y

C

y

y N

?

?

?

?

?

?

?

?

?

?

?

?

?

?

?

100

1

2

( )

= (1.03955

5

182) 5

7.8751007.875 0.0791

0.0791 (1.03955)

? ??? ?

?? ?

? ?

? ?? ?

= 100.02853.

(b) ai =

7 875

2

5

182

.

? = 0.108173.

(c) Cash price = quoted price + accrued interest, so

quoted price = Cash price – accrued interest = 100.02853 ? 0.108173

= 99.9204 (? 99 29

32

).

(d) For the duration, first we calculate the duration as of the last coupon date (LCD)

DLCD =

2

2

? y

y

?

2

2 1

2

1 2

? ? ?

? ? ?

y N c y

c

y

yN

( )

[( ) ]

=

)0791.0(2

0791.2 ?

)0791.0(2]1)

2

0791.01[()07875.0(2

)0791.007875.0(50791.2

5 ???

??

= 13.142 ? 10.824 = 2.318 years.

4

The exact duration is D = DLCD ? ?(

x z

x

?

) = 2.318 ? 0.5(

5

182

) = 2.30 years.

(e) Since the coupon rate is 7.875%, that means that C = 7.875. So, the

approximate convexity is

Cx =

?

?

2

2

P

y

1

P

,

where

?

?

2

2

P

y

=

N N

C

y

y N

( )( )

( )

? ?

? ?

1 100

4 1

2

2

?

CN

y

y N2 11

2

( )? ?

?

2

1

2

13

C

y

y N[( ) ]? ??

=

7)

2

0791.01(4

)

0791.0

875.7100)(6(5

?

?

?

62 )

2

0791.01()0791.0(

)5)(875.7(

?

? ]1)

2

0791.01[(

)0791.0(

)875.7(2 5

3 ??

?

= 2.530 – 4,986.494 – (?5,610.281) = 626.317

so, Cx = 626.317

100.02853

= 6.26.

(f) At the NCD we’ll receive a coupon of C/2 = 3.9375. Then, there will be 2 years

remaining in the life of the bond, so N = 4. Note that z = 182 – 5 = 177.

P = (1 +

y

2

)

z

x

? 100

2 (1 )

2

N

C

yC C

yy

? ??? ?

? ?? ?

? ??? ?? ?

= (1.03955

177

182)

?

4

7.8751007.875 0.07913.9375

0.0791 (1.03955)

? ??? ?

? ?? ?

? ?

? ?? ?

= 100.02853.

Exercise 7.3:

(a) Annual compounding: P =

100

11 10( . )

= 38.5543.

(b) Semi-annual compounding: P =

100

105 20( . )

= 37.6889.

(c) Monthly compounding: P =

100

1

010

12

120(

.

)?

= 36.9407.

(d) Daily compounding: P =

100

1

010

365

3650(

.

)?

= 36.7930.

Continuous compounding: P = 100e?(10?0.10) = 36.7879.

5

Note that the PV or price decreases. As the number of compounding periods

increases, the effective annual rate increases, so the PV decreases.

Exercise 7.4:

Bond 1: Since D = 4.8, we check years 2019, 2020, etc. By trial and error, using the

formula for round # of coupons, N remaining:

D =

2

2

? y

y

?

2

2 1

2

1 2

? ? ?

? ? ?

y N c y

c

y

yN

( )

[( ) ]

,

or the exact formula

D =

2

2

? y

y

?

2

2 1

2

1 2

? ? ?

? ? ?

y N c y

c

y

yN

( )

[( ) ]

?

1

2

(1 ?

z

x

),

where z = # of days to next coupon, and x = # of days between coupon payments.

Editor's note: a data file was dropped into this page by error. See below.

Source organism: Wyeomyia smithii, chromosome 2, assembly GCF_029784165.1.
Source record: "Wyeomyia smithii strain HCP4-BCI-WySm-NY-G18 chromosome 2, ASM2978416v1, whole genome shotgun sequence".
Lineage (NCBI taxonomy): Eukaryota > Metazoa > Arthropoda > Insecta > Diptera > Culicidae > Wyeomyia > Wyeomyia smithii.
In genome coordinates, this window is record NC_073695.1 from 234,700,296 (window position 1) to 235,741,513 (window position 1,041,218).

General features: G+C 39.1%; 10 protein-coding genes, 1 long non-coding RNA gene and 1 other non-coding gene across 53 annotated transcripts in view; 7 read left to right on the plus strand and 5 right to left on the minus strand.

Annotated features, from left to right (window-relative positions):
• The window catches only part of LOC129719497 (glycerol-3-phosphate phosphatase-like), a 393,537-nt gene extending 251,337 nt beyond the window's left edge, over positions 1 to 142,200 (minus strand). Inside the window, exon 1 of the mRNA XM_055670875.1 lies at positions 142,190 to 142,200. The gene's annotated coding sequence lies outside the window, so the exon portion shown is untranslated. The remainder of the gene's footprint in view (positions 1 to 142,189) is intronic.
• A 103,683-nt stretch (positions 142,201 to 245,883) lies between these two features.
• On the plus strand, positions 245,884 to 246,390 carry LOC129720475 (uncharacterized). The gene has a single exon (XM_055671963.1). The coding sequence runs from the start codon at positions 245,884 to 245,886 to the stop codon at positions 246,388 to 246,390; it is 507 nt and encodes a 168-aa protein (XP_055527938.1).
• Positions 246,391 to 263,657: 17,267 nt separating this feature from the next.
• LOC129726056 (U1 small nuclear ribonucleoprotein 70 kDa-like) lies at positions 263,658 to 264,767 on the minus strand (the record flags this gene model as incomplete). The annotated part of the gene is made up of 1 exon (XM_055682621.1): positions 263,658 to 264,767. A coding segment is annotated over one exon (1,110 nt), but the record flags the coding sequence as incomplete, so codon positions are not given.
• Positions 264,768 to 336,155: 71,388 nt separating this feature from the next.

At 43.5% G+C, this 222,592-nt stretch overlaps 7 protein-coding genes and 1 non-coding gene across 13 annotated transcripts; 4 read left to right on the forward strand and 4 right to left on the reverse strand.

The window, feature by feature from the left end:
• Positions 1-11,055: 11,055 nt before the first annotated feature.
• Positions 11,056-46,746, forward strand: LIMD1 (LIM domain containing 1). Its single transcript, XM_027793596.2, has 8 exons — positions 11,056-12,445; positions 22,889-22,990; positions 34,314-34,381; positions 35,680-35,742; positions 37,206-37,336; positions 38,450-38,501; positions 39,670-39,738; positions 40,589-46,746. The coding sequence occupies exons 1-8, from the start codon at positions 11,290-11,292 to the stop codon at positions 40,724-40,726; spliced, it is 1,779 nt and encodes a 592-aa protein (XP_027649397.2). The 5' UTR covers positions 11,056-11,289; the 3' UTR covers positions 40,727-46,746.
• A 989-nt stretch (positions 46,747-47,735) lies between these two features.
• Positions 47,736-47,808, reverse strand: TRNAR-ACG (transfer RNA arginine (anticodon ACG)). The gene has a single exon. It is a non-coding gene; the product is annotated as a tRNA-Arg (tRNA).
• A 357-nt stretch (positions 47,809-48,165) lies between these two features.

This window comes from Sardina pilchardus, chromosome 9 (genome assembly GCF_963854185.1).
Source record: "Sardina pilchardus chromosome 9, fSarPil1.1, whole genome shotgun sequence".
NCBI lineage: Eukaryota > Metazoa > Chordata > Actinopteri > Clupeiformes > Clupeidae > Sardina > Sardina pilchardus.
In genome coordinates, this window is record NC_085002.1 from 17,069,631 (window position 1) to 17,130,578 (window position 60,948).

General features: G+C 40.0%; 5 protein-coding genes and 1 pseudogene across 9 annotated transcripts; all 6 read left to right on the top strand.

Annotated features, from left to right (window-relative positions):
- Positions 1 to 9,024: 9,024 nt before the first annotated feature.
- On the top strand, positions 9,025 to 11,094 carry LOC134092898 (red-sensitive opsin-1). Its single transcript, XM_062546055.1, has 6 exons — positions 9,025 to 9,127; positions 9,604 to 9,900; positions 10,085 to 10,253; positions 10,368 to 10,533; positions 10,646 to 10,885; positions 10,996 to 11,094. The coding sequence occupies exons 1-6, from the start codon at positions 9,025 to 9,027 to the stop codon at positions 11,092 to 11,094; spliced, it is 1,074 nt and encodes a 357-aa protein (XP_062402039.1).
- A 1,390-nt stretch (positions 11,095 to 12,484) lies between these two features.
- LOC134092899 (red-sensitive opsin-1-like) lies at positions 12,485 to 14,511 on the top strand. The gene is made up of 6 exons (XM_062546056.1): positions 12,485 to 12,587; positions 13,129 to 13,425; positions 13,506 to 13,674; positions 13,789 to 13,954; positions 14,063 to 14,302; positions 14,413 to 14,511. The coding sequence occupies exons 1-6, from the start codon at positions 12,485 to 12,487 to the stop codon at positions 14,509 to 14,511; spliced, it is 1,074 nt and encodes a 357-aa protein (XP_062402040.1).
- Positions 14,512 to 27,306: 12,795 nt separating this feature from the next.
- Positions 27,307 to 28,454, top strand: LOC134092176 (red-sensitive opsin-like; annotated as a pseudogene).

Using 2019, the approximate formula gives (y = 9%, N = 11)

D =

2 0 09

2 0 09

? .

( . )

?

2 0 09 11 0 09 0 09

2 0 09 1

0 09

2

1 2 0 0911

? ? ?

? ? ?

. ( . . )

( . )[(

.

) ] ( . )

= 11.61 ? 7.15 = 4.45,

while the exact formula gives D = 4.46 ?

1

2

(1 ?

89

181

) = 4.20.

Using 2020, the formula gives (y = 9%, N = 13)

D =

2 0 09

2 0 09

? .

( . )

?

2 0 09 13 0 09 0 09

2 0 09 1

0 09

2

1 2 0 0913

? ? ?

? ? ?

. ( . . )

( . )[(

.

) ] ( . )

?

1

2

(1 ?

89

181

) = 4.8. (For 2021,

the approximate D = 5.6, the exact D = 5.4—definitely too large.)

Value of 0.01 = DV01(per 100% of par) = ?p?

1

100

, where

?p = ?

?

?

P

y

?

1

100

, and D = ?

?

?

P

y

?

( )1

2

?

y

P

. Combining these formulas gives DV01(per

100% of par) =

D P

y

?

?1

2

?

1

10 000,

;

Bond 1: DV01(per 100% of par) =

2

09.01

26.1028.4

?

? ?

1

10 000,

= 0.047.

Bond 2: For a zero coupon bond,

6

D = time to maturity = 6 years.

P =

100

1 0 045 12( . )?

= 58.97.

DV01(per 100% of par) =

6 59

1

0 09

2

?

?

. ?

1

10 000,

= 0.034.

Bond 3: DV01(per 100% of par) =

6 66 1065

1

0 09

2

. .

.

?

?

?

1

10 000,

= 0.0679.

To hedge the liability, we set

x1 + x2 = 1

and Dp = x1D1 + x2D2,

or 5.5 = x14.8 + x26.66,

which gives x1(4.8 – 6.66) = 5.5 – 6.66, so x1 =

8.466.6

5.566.6

?

? = 0.6237,

x2 = 0.3763. The present value of the liability is 25.5)045.01(

000,000,100

??

= $61,619,874.

So, we invest 61,619,874?0.6237 = 38,429,599 in Bond 1, and 23,190,275 in Bond 2.

The number of bonds required are n1 = 38,429,599/102,260 = 376, and n2 =

23,190,275/106,500 = 218. [I stored x1 and x2 into my calculator’s memory, so

that I avoided rounding off until the final step.]

Exercise 7.5:

Bond 1: (zero coupon bond) D = 4 years.

Bond 2: All information is given.

For the $100 million portfolio, we know that

Dp = x1D1 + x2D2,

where x1 = proportion of our wealth invested in Bond 1 (the zero coupon bond), and

x2 is the proportion invested in Bond 2. Here we require that

5 = x1(4) + x2(6), and 1 = x1 + x2.

Solving, we get x1(4 – 6) = 5 – 6, or x1 =

46

56

?

? = 0.50 = x2. So, we invest $50

million in the zero coupon bond and $50 million in the 9% bond to construct a

$100 million portfolio with a duration of five years. The number of bonds we

need to buy are n1 = 50M/700,000 = 71, and n2 = 50M/110,000 = 455.

7

Exercise 7.6: Since we’re given the bonds’ yields, we can calculate the cash prices

directly using the PLCD (the price on the last coupon date) and the formula

P = (1 +

y

2

)

x z

x

?

?PLCD = (1 +

y

2

)

x z

x

?

?[

C

y

+

100

1

2

?

?

C

y

y N( )

].